A significant number of early Sonata sales will be to carmakers that purchase them for competitive analysis. Those who pass will miss an early assessment of the car that cracks the mid-size-sedan code.
Actually, the Sonata is not mid-size. This car's first strategic move is providing ample passenger and trunk volume. According to SAE and EPA measures, the Sonata is a Large Car. That gives Hyundai legitimate bragging rights that its hero tops the competition in roominess.
Point two is design. No squinting is necessary to see hints of Mercedes-Benz CLS in the Sonata's profile. While the grille is too flamboyant for my tastes, I predict that John and Jane Consumer will be very favorably impressed by the Sonata's styling.
Some makers squander interior space to provide a sleek roofline, but thankfully Hyundai didn't stoop to that. The front and rear doors accommodate easy entry, and the bench in back carries three adult passengers without complaint. Large two-plus-two sedans always leave me feeling cheated. When I tried the Sonata's back seat on for size and noticed the ample space and ease of moving laterally, I decided that Hyundai is serious about impressing its customers on the long haul.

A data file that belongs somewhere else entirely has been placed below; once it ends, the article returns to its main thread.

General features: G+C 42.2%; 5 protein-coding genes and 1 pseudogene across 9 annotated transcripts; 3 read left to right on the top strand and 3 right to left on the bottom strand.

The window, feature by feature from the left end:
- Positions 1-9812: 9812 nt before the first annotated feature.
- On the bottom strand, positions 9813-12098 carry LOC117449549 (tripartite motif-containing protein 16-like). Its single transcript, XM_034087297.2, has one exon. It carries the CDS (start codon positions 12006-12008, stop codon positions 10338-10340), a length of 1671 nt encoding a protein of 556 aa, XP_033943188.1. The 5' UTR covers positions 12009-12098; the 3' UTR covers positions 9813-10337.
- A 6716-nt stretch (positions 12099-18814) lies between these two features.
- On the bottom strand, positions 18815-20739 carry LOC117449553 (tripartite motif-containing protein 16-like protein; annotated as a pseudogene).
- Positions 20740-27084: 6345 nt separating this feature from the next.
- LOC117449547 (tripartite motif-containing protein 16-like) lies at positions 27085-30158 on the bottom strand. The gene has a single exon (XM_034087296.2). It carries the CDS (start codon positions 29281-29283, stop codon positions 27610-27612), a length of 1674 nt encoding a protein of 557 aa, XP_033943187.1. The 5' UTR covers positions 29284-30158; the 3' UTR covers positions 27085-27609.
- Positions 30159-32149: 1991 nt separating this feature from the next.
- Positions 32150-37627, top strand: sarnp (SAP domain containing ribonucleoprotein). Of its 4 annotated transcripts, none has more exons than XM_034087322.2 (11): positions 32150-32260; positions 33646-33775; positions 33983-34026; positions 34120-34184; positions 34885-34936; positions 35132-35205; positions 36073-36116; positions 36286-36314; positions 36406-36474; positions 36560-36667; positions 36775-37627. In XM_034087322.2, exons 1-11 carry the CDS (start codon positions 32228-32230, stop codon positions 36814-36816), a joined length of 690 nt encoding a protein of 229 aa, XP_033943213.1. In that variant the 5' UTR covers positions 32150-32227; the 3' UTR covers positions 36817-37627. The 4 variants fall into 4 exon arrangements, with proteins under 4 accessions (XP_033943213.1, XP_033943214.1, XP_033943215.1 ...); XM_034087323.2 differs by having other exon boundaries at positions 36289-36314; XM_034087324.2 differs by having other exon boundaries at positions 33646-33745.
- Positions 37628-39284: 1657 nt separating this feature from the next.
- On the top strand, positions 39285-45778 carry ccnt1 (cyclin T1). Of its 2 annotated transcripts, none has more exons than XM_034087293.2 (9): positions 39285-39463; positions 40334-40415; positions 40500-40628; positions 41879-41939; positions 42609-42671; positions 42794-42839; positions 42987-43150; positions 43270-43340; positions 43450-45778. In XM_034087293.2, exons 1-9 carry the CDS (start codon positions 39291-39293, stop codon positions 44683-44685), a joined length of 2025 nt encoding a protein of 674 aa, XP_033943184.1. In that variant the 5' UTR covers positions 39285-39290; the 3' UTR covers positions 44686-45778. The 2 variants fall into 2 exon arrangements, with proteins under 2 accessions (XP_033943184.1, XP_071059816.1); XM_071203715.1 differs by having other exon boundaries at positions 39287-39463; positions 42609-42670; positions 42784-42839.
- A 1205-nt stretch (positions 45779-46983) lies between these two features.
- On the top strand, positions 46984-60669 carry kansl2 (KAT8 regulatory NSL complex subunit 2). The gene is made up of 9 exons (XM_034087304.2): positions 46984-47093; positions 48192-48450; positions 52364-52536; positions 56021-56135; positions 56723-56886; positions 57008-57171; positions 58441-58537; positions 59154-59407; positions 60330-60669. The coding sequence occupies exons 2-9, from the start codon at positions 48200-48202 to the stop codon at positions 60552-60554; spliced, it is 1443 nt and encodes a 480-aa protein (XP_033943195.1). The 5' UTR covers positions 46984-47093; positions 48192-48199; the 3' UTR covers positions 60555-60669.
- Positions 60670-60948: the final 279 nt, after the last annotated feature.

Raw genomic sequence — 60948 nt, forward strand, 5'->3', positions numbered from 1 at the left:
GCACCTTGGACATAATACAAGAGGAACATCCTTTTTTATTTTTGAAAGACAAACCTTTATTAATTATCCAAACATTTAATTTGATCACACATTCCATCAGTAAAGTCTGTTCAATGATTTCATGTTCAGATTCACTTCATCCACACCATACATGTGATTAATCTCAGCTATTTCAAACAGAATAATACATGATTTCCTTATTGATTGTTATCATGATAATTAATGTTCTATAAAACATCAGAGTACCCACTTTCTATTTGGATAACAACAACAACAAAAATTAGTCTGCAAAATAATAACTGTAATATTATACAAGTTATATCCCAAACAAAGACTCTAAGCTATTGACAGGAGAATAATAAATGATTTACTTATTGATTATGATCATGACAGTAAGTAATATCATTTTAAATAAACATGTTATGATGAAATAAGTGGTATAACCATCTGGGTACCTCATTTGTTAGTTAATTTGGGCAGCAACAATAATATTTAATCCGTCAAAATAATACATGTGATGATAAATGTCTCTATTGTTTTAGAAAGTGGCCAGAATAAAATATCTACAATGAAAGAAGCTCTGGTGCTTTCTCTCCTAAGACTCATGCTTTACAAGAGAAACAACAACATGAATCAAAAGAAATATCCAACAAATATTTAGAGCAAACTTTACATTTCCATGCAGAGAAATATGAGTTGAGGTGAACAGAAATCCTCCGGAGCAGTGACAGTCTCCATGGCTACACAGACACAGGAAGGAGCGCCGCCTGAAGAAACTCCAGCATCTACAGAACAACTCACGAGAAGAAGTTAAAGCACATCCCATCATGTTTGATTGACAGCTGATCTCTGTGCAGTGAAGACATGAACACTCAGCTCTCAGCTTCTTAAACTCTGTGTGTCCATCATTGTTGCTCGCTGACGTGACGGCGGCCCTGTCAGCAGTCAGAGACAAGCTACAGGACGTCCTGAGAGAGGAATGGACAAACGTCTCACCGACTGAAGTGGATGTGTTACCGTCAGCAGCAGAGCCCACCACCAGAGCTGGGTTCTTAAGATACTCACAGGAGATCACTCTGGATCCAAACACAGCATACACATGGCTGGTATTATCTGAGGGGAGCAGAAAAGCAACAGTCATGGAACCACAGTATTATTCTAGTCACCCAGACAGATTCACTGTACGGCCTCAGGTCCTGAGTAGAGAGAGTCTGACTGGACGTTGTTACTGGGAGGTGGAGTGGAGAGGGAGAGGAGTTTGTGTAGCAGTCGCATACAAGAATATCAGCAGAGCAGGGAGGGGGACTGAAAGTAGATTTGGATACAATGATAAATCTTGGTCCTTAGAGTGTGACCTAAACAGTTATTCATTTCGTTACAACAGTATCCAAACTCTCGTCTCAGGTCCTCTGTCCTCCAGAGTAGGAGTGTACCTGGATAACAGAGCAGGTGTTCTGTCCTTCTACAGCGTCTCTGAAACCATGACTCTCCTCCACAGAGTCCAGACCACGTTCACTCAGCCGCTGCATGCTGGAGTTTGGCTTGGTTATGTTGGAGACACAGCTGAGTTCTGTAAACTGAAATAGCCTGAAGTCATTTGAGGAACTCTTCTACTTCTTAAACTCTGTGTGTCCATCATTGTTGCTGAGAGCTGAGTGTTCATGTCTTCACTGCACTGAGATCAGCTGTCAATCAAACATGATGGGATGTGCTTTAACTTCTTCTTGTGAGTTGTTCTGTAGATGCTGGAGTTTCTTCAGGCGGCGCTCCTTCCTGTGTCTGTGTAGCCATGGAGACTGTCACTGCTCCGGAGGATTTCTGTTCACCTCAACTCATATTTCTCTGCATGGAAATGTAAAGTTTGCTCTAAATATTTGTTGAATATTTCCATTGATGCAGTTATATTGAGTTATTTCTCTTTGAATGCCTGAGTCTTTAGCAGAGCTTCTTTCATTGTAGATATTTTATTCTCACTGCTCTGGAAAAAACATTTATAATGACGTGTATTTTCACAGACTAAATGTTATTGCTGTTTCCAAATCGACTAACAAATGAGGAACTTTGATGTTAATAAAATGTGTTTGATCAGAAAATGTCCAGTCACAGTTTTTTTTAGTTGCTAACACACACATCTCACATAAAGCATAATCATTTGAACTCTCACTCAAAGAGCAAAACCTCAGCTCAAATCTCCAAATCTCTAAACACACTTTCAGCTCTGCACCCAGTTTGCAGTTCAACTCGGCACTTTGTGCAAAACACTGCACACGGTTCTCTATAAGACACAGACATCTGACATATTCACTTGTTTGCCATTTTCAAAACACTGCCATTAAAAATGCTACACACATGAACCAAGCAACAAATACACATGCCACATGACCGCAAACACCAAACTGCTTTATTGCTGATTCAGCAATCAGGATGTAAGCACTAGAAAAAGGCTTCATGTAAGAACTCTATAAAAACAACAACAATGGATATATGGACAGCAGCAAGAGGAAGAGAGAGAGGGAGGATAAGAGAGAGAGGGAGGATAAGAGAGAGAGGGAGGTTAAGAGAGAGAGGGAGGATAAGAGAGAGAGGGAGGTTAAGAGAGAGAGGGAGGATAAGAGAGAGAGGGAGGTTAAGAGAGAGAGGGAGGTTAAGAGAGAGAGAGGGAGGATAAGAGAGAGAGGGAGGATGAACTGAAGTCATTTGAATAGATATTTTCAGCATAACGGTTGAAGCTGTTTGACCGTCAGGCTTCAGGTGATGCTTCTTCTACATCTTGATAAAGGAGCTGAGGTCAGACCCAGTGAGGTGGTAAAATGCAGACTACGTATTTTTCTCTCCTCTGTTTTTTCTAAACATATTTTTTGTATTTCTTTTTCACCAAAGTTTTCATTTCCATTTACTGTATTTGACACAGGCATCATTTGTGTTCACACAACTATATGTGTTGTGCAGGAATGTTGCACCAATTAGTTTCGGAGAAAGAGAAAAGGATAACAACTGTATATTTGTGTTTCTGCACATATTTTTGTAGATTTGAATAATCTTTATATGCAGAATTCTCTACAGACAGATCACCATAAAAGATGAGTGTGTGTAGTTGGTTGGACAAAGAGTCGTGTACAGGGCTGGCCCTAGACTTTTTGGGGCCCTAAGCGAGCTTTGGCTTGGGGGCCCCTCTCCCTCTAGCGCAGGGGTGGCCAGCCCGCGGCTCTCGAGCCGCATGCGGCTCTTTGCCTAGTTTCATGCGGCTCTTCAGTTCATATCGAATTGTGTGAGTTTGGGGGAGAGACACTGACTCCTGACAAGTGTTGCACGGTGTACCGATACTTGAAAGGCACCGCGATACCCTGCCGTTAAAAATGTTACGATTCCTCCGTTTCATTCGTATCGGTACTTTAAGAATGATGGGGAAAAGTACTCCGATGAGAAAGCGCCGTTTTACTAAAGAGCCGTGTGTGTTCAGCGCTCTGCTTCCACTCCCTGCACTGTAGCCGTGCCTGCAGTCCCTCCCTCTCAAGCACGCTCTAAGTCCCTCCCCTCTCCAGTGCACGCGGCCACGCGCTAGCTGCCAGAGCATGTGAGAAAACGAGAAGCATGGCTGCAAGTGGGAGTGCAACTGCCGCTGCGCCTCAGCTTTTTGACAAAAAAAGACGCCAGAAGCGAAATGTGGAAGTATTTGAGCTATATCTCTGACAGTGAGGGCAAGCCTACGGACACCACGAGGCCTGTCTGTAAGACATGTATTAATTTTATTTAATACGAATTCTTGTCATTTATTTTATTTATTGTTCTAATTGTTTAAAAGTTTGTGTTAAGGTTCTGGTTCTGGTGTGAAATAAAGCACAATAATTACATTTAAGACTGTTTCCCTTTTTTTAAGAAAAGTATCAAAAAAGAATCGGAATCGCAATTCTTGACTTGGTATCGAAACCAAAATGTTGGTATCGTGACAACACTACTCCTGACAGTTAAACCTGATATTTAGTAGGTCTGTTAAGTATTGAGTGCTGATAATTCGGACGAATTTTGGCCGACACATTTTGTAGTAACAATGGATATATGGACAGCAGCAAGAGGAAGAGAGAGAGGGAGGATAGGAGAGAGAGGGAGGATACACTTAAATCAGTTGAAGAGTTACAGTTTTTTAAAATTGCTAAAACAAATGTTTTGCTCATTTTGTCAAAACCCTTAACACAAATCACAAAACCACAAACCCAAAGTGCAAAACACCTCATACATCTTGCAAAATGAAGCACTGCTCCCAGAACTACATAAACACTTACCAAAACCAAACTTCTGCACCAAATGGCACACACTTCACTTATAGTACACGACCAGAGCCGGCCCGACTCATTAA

The third notable accomplishment here is how happy Hyundai's new Theta II 2.4-liter engine is at work. Everyone who recovers from V-6 separation anxiety will be impressed by the vitality provided by this 200-hp four-cylinder and its smooth disposition. Class-leading fuel economy (mid- to high 20s in mixed driving on regular gas) seals the deal. But give some of the credit to the six-speed manual and automatic transmissions that help the engine shine.
Replacing metal with plastic under the hood and eliminating the extra structure needed for a V-6 option gives the Sonata a light and lively feel. The steering is quick and direct, the moves are predictably agile. The Sonata is more fun to drive than most of the mid-size sedans.
I have two minor complaints. The Sonata needs a few more ounces of sound deadening under the hood to suppress the fuel-injector clicking, which sounds like a nest of angry insects. And I'd find the automatic transmission more palatable if its manual mode held gears all the way to the engine's redline.
Don Sherman, Technical Editor